Google has recently removed 17 apps from the Play Store after discovering they were infected with the Joker malware. The move should help to prevent new infections.
If you own an Android smartphone, you should urgently check to see if you have any of the following apps installed:
- All Good PDF Scanner
- Mint Leaf Message-Your Private Message
- Unique Keyboard – Fancy Fonts & Free Emoticons
- Tangram App Lock
- Direct Messenger
- Private SMS
- One Sentence Translator – Multifunctional Translator
- Style Photo Collage
- Meticulous Scanner
- Desire Translate
- Talent Photo Editor – Blur focus
- Care Message
- Part Message
- Paper Doc Scanner
- Blue Scanner
- Hummingbird PDF Converter – Photo to PDF
- All Good PDF Scanner
If you are using one of these apps, you are at severe risk of being defrauded – you must delete it immediately.
What’s so unfunny about Joker?
Once installed, the Joker malware immediately begins spying on your phone, stealing information and sending it back to the hackers remotely. Joker copies SMS text messages and contact lists, providing criminals with sensitive personal information that can be used for identity theft, fraud or to launch other hacking activities.
Even more worrying, Joker can automatically enrol infected devices for premium wireless application protocol (WAP) services. These subscriptions could cost hundreds of Euros per month – all billed to your account.
How to defend against Joker
Joker malware has been designed to be extremely hard for Google to detect, which is why these infected apps have been successfully uploaded to the Play Store. The Google security team remove infected apps as quickly as they are discovered, but there are some things you can do to protect yourself too.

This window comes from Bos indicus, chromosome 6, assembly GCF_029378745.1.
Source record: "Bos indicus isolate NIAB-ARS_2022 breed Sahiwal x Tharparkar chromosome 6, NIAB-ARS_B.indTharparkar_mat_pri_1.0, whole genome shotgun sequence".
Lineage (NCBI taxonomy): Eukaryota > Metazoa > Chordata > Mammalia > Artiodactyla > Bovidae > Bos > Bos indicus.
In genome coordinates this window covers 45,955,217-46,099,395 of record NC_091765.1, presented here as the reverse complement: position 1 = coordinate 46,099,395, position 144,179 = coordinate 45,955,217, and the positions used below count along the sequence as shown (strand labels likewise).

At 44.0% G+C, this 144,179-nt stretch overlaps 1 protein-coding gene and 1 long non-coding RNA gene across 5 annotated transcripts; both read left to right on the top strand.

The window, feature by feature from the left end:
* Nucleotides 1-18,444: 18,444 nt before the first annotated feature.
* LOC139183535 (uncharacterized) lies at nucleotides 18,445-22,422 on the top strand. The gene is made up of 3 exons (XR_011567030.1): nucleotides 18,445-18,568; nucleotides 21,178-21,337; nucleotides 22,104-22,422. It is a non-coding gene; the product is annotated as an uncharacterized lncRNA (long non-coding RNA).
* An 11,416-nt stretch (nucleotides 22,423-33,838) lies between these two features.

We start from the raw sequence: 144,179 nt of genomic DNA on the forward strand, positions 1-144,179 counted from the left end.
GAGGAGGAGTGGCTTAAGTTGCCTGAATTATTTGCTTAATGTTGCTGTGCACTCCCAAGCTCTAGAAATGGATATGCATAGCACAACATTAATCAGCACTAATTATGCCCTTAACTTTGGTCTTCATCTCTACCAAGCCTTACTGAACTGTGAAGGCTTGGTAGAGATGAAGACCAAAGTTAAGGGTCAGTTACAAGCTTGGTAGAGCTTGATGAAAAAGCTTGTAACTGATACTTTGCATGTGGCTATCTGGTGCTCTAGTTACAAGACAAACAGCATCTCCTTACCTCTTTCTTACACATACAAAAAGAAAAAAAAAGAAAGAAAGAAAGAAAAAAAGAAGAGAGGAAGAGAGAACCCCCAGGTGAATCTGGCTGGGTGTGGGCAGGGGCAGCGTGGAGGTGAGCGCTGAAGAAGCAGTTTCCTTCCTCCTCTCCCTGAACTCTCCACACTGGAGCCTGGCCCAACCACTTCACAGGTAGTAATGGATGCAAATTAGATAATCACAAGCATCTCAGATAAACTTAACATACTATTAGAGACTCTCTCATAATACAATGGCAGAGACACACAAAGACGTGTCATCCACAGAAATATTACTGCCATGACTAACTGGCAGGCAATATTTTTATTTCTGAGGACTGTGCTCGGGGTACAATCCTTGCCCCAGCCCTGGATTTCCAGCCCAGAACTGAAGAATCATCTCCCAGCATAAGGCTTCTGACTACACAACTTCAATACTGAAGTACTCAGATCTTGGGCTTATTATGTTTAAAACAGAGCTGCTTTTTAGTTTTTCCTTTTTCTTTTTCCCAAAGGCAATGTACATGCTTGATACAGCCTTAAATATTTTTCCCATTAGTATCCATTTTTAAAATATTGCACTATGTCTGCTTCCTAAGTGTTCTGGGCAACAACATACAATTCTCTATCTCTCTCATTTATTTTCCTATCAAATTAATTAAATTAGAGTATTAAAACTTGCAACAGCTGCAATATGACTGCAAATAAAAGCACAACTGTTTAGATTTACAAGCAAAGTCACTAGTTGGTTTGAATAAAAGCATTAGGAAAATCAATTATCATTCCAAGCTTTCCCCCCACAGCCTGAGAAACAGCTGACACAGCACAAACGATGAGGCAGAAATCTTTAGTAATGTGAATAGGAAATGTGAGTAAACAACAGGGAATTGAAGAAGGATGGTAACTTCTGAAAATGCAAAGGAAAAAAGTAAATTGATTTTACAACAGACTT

First, always have antimalware installed on your smartphone and ensure that you regularly scan for infections. You can download a free version of Panda antivirus for Android here.
Second, you will need to pay closer attention to what the apps on your phone actually do. When you launch an app for the first time, Android will alert you to what the app is trying to do. The app may request access to your camera, address book, SMS messages etc.
When you see these prompts ask yourself – “Does this app really need access to my messages or address book?” The app may claim that access to messages is required to share your pictures for instance – but you can always save to the built-in Google Photos app and send from there.
And do you really need a “special” messaging app? SMS, WhatsApp, Facebook Messenger, Telegram are safe and popular – and they are not infected with malware either.
Always read the messages
Always take a few seconds to read any alerts when installing apps as they often reveal something unexpected – and unwanted – may be happening. If you are ever unsure, or you have any doubts at all, simply deny the request or uninstall the app entirely.
Joker is an extremely clever piece of malware that has claimed thousands of victims. However, by following the tips outlined here, you can reduce your chances of being one of them.